Team America: World Police (2004)
If Team America: World Police were merely responsible for the most bitterly ironic pro-America song since “Born in the U.S.A.,” that alone would make this film a classic. But South Park geniuses Trey Parker and Matt Stone have plenty of other targets to eviscerate: jingoistic Hollywood action movies, spy flicks, Broadway musicals, America’s let’s-kick-some-ass foreign policy, conservatives, liberals, overblown sex scenes, Matt Damon. And yet for all the movie’s satiric barbs, the filmmakers have also taken great care in rendering their colorful marionette universe. That, of course, makes Team America even funnier: The guys went out of their way to make a fake world to show how ridiculous our real one is.

The Triplets of Belleville (2003)
The world discovered French animator and comics artist Sylvain Chomet through his feature debut, a bizarre, sweet tale that includes mobsters, kidnapping and the Tour de France. The Triplets of Belleville may look like a cartoon, but its angular, exaggerated characters and dry humor (often done in pantomime) mark it a movie that adults may love more. Chomet’s story involves an elderly woman on the hunt for her missing grandson, which leads her to the frightening metropolis Belleville. Every direction the movie turns, there’s a wry laugh—and the pleasure in watching a distinctive artist make a passion project without a big studio telling him what to do.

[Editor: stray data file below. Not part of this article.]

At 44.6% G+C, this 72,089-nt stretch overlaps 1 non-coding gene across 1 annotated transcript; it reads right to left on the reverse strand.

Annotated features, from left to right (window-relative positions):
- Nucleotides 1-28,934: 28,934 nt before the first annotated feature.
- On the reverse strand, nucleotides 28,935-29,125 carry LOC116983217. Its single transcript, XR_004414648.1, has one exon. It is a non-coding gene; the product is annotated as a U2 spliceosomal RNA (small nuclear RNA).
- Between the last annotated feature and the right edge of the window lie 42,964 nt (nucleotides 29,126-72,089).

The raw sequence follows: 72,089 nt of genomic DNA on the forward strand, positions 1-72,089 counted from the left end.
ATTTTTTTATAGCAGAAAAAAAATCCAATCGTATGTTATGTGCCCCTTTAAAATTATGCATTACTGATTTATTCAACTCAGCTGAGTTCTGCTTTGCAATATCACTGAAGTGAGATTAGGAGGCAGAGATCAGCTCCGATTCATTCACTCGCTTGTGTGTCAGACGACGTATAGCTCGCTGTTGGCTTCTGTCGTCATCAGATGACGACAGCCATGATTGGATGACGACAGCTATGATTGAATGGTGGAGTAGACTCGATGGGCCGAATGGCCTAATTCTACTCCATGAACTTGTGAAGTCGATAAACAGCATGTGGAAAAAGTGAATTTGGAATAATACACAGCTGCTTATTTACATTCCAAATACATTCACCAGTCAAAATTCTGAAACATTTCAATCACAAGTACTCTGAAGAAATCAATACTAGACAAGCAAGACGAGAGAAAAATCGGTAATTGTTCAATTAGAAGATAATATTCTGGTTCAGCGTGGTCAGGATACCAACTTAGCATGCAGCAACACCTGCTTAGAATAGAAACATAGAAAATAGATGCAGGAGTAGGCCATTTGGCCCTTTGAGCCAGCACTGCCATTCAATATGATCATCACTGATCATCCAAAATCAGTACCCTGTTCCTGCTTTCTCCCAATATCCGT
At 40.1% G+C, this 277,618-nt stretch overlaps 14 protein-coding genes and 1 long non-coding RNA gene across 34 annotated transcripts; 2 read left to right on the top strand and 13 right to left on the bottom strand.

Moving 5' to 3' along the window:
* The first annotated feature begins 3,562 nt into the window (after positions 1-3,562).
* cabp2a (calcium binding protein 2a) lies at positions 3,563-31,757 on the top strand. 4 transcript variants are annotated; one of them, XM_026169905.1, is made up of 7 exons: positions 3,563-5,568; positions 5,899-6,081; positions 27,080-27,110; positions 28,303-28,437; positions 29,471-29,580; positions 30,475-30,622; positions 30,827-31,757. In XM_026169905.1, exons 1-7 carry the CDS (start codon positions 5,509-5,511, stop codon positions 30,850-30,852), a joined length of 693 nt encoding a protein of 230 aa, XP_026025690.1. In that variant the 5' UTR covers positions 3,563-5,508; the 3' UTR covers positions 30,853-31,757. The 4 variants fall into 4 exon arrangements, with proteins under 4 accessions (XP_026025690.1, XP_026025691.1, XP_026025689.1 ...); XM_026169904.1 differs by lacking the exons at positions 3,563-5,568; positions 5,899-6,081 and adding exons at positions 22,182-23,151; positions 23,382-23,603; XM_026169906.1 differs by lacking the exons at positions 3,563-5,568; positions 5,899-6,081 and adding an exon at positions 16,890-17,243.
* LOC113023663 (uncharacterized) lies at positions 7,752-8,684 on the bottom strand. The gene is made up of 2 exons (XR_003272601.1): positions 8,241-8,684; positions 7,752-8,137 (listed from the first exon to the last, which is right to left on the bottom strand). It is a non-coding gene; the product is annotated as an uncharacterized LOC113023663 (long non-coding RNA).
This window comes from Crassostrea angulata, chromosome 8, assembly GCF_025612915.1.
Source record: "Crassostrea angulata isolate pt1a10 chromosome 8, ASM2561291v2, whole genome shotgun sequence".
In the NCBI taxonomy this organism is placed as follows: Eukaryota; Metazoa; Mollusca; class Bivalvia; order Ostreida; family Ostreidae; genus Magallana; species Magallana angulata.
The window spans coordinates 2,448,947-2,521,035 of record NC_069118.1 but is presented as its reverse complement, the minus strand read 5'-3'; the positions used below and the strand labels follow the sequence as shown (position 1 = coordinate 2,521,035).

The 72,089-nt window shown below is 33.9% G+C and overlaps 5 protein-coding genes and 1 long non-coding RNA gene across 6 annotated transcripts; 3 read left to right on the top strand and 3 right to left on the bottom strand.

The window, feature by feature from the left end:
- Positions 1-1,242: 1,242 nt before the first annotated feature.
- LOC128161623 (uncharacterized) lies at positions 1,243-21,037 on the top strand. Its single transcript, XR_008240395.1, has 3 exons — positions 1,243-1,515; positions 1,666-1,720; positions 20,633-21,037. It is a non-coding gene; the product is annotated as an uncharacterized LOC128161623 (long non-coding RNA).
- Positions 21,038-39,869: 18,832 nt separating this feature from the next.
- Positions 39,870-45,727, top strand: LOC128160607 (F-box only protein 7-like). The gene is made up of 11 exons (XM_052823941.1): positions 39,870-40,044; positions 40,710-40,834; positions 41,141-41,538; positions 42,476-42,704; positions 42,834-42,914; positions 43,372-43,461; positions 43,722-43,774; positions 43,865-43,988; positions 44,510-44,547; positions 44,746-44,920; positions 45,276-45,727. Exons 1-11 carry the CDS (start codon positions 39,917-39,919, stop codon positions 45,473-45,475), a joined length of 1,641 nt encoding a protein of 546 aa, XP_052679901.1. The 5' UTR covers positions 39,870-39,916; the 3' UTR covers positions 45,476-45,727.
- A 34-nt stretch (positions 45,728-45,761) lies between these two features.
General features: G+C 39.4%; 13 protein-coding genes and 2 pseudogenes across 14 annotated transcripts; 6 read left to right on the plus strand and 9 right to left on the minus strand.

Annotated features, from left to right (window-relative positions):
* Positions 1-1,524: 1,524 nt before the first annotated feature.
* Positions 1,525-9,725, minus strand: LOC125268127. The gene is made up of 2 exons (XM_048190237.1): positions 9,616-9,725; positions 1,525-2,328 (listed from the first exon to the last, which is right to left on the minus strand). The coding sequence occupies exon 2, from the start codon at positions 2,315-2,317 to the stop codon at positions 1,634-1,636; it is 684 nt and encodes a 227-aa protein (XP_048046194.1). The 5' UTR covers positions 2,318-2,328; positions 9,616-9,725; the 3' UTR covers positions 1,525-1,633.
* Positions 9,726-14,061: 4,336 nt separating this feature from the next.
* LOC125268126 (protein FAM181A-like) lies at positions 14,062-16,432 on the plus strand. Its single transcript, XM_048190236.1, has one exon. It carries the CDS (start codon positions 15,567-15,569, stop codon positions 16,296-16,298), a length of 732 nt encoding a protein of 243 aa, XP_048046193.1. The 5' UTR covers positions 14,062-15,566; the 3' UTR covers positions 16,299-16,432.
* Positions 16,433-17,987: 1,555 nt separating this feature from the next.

Waking Life (2001)
Movies about a young man on a quest for enlightenment are rarely this touching and visually dazzling. Boyhood filmmaker Richard Linklater took the spirit of his groundbreaking debut Slacker, which featured plenty of random conversations about life, and expanded on it with Waking Life, an animated musing on fate, love, art and the purpose of existence. That’s heavy stuff, but Linklater’s trademark light touch mitigates the ponderousness. Shooting his actors digitally and then having animators paint over them, he makes philosophical inquiry seem like a very inviting, very playful trip.

Tim Grierson is a film and music critic who writes for Screen International, Deadspin, Paste, Rolling Stone and The Dissolve. He tweets at @timgrierson.